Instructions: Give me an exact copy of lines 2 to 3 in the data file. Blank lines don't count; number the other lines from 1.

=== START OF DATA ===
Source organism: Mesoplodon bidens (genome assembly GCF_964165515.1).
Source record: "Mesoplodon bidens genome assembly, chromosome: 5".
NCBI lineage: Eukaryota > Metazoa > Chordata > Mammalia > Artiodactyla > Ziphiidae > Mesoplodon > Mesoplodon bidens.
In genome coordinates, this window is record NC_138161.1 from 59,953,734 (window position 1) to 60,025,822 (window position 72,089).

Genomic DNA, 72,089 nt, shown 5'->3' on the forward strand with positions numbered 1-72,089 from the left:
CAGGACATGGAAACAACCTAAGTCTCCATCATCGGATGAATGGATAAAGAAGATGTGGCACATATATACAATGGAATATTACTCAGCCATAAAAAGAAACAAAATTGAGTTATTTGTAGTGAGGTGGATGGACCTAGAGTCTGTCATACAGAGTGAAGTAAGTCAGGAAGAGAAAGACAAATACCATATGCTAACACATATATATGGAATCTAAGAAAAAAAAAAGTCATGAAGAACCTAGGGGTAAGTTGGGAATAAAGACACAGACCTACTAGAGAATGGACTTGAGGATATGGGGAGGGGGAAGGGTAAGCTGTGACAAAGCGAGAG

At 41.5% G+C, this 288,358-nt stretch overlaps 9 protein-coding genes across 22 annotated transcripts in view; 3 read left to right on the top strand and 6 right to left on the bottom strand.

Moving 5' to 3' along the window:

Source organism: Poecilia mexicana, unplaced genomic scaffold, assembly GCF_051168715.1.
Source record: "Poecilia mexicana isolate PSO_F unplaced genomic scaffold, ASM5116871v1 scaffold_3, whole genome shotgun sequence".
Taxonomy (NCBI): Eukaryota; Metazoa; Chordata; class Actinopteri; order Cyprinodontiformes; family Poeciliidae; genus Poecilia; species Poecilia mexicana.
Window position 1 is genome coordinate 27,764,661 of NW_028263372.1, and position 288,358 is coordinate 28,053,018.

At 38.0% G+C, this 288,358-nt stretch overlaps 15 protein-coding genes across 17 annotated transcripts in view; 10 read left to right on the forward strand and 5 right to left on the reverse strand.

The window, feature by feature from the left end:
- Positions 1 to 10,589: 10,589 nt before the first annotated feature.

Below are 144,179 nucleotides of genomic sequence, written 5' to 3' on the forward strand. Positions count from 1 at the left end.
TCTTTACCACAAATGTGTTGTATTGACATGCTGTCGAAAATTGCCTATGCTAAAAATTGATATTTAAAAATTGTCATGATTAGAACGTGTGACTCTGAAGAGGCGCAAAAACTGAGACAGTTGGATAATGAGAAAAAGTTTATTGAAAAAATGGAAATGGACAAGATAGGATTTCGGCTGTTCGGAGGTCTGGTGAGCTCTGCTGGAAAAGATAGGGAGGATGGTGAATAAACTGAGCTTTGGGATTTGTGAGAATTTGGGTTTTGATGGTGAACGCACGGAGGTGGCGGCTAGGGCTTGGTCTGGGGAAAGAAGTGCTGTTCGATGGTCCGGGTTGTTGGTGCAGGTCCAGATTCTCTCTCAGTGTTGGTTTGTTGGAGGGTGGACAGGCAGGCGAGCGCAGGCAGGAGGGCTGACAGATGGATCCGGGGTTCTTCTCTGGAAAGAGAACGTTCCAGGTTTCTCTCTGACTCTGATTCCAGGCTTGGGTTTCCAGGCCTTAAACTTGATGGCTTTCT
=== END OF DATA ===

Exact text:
Source record: "Mesoplodon bidens genome assembly, chromosome: 5".
NCBI lineage: Eukaryota > Metazoa > Chordata > Mammalia > Artiodactyla > Ziphiidae > Mesoplodon > Mesoplodon bidens.